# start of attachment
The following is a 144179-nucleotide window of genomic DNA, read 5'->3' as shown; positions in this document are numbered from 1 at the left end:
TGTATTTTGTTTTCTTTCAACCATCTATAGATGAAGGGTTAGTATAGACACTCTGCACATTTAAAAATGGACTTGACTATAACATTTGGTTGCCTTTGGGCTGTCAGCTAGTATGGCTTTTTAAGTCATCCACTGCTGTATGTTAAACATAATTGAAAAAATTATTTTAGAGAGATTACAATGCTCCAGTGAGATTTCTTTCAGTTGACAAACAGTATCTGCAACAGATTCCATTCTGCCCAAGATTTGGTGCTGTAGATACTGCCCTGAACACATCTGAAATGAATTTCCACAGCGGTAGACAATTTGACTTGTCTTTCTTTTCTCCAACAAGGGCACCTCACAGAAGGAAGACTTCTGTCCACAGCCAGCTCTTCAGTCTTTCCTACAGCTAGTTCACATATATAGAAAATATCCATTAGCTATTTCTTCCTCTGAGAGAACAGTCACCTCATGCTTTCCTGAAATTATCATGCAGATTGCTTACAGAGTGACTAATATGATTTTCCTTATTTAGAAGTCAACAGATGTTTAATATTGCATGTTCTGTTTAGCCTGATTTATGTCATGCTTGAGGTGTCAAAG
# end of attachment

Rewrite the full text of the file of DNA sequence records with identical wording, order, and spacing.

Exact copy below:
The following is a 144179-nucleotide window of genomic DNA, read 5'->3' as shown; positions in this document are numbered from 1 at the left end:
TGTATTTTGTTTTCTTTCAACCATCTATAGATGAAGGGTTAGTATAGACACTCTGCACATTTAAAAATGGACTTGACTATAACATTTGGTTGCCTTTGGGCTGTCAGCTAGTATGGCTTTTTAAGTCATCCACTGCTGTATGTTAAACATAATTGAAAAAATTATTTTAGAGAGATTACAATGCTCCAGTGAGATTTCTTTCAGTTGACAAACAGTATCTGCAACAGATTCCATTCTGCCCAAGATTTGGTGCTGTAGATACTGCCCTGAACACATCTGAAATGAATTTCCACAGCGGTAGACAATTTGACTTGTCTTTCTTTTCTCCAACAAGGGCACCTCACAGAAGGAAGACTTCTGTCCACAGCCAGCTCTTCAGTCTTTCCTACAGCTAGTTCACATATATAGAAAATATCCATTAGCTATTTCTTCCTCTGAGAGAACAGTCACCTCATGCTTTCCTGAAATTATCATGCAGATTGCTTACAGAGTGACTAATATGATTTTCCTTATTTAGAAGTCAACAGATGTTTAATATTGCATGTTCTGTTTAGCCTGATTTATGTCATGCTTGAGGTGTCAAAG